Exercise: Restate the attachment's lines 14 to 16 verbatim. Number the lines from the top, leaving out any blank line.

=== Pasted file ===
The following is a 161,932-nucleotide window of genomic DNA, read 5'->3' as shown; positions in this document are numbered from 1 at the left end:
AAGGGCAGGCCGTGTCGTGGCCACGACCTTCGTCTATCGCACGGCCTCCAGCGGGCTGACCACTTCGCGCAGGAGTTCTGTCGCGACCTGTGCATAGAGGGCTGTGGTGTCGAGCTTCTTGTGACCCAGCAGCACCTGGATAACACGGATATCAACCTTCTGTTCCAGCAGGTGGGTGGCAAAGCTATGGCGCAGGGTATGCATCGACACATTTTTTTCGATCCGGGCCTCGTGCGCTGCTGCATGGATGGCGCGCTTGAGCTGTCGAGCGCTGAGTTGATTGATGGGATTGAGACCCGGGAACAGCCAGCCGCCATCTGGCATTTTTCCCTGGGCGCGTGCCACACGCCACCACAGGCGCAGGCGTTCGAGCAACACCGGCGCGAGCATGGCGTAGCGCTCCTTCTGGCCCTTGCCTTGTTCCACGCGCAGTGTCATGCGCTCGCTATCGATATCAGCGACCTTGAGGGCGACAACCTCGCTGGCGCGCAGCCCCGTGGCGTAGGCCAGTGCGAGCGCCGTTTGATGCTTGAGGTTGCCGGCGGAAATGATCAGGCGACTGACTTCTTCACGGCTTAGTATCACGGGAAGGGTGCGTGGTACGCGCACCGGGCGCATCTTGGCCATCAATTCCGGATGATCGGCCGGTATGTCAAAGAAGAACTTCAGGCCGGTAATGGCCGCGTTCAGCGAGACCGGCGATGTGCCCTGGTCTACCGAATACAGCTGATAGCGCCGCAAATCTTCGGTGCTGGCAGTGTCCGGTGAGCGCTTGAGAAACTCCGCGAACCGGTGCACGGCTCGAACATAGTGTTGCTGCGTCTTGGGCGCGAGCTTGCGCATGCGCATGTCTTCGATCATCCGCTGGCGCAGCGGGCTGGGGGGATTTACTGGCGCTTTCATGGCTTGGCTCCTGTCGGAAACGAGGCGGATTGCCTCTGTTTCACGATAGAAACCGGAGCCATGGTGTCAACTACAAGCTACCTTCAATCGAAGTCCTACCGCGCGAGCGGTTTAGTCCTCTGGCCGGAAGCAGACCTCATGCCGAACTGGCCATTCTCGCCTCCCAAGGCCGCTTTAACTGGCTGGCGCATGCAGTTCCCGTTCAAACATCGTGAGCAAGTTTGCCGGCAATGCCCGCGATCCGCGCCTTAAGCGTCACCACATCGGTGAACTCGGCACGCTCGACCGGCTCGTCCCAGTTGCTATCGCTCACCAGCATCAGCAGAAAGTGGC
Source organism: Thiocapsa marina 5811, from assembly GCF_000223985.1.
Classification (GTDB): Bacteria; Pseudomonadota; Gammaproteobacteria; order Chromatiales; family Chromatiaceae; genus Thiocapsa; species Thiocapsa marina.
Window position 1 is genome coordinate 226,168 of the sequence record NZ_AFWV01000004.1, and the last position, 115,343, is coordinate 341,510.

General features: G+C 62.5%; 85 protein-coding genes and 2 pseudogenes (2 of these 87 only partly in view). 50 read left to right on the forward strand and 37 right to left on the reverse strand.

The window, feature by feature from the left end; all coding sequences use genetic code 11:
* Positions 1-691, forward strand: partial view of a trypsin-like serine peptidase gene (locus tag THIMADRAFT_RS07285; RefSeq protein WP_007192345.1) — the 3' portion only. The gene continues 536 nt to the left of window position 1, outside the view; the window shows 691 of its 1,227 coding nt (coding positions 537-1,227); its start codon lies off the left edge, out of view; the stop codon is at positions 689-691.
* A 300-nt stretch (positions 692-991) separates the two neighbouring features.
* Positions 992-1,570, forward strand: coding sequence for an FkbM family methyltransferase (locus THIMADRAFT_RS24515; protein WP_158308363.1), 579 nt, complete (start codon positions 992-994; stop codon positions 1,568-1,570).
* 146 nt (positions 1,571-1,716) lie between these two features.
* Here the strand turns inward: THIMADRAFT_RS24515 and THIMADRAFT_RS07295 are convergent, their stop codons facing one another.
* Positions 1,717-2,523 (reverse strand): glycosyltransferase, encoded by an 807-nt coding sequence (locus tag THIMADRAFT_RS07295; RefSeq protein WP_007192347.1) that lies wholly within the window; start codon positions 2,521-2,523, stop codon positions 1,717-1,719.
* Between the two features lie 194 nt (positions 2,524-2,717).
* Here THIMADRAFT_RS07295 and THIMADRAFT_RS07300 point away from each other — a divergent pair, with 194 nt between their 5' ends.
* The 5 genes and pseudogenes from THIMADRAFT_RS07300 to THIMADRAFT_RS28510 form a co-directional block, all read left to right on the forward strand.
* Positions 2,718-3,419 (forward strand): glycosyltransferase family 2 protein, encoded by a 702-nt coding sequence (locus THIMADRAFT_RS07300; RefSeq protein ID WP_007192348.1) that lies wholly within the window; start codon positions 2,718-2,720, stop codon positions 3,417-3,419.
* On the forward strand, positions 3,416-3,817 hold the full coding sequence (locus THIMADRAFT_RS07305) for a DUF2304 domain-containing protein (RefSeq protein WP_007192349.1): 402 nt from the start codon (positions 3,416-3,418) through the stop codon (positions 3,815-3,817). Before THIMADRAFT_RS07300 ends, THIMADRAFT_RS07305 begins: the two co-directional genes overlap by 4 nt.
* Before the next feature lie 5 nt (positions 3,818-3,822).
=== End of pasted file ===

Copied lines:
* Between the two features lie 194 nt (positions 2,524-2,717).
* Here THIMADRAFT_RS07295 and THIMADRAFT_RS07300 point away from each other — a divergent pair, with 194 nt between their 5' ends.
* The 5 genes and pseudogenes from THIMADRAFT_RS07300 to THIMADRAFT_RS28510 form a co-directional block, all read left to right on the forward strand.